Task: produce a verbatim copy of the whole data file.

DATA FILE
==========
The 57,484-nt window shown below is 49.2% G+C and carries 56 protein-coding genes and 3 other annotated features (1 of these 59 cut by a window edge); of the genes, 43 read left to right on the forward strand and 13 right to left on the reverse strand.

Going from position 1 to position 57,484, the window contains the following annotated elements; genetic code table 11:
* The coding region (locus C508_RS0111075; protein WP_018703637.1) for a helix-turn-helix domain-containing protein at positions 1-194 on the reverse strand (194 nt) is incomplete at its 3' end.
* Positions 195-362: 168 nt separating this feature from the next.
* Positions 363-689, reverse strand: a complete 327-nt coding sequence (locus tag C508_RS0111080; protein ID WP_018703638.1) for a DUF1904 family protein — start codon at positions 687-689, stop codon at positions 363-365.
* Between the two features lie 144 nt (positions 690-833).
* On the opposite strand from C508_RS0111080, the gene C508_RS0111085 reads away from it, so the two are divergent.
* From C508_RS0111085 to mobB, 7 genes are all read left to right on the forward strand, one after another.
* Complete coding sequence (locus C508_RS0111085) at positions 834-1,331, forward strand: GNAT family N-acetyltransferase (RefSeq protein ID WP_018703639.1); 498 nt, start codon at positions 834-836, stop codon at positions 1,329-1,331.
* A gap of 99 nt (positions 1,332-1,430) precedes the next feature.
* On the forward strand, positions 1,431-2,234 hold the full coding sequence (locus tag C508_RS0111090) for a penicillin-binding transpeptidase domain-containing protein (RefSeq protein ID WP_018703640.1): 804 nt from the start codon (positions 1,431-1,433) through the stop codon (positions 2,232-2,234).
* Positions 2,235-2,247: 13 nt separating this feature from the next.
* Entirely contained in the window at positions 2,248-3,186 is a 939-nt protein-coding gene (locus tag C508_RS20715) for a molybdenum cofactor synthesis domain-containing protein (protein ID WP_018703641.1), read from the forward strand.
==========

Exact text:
The 57,484-nt window shown below is 49.2% G+C and carries 56 protein-coding genes and 3 other annotated features (1 of these 59 cut by a window edge); of the genes, 43 read left to right on the forward strand and 13 right to left on the reverse strand.

Going from position 1 to position 57,484, the window contains the following annotated elements; genetic code table 11:
* The coding region (locus C508_RS0111075; protein WP_018703637.1) for a helix-turn-helix domain-containing protein at positions 1-194 on the reverse strand (194 nt) is incomplete at its 3' end.
* Positions 195-362: 168 nt separating this feature from the next.
* Positions 363-689, reverse strand: a complete 327-nt coding sequence (locus tag C508_RS0111080; protein ID WP_018703638.1) for a DUF1904 family protein — start codon at positions 687-689, stop codon at positions 363-365.
* Between the two features lie 144 nt (positions 690-833).
* On the opposite strand from C508_RS0111080, the gene C508_RS0111085 reads away from it, so the two are divergent.
* From C508_RS0111085 to mobB, 7 genes are all read left to right on the forward strand, one after another.
* Complete coding sequence (locus C508_RS0111085) at positions 834-1,331, forward strand: GNAT family N-acetyltransferase (RefSeq protein ID WP_018703639.1); 498 nt, start codon at positions 834-836, stop codon at positions 1,329-1,331.
* A gap of 99 nt (positions 1,332-1,430) precedes the next feature.
* On the forward strand, positions 1,431-2,234 hold the full coding sequence (locus tag C508_RS0111090) for a penicillin-binding transpeptidase domain-containing protein (RefSeq protein ID WP_018703640.1): 804 nt from the start codon (positions 1,431-1,433) through the stop codon (positions 2,232-2,234).
* Positions 2,235-2,247: 13 nt separating this feature from the next.
* Entirely contained in the window at positions 2,248-3,186 is a 939-nt protein-coding gene (locus tag C508_RS20715) for a molybdenum cofactor synthesis domain-containing protein (protein ID WP_018703641.1), read from the forward strand.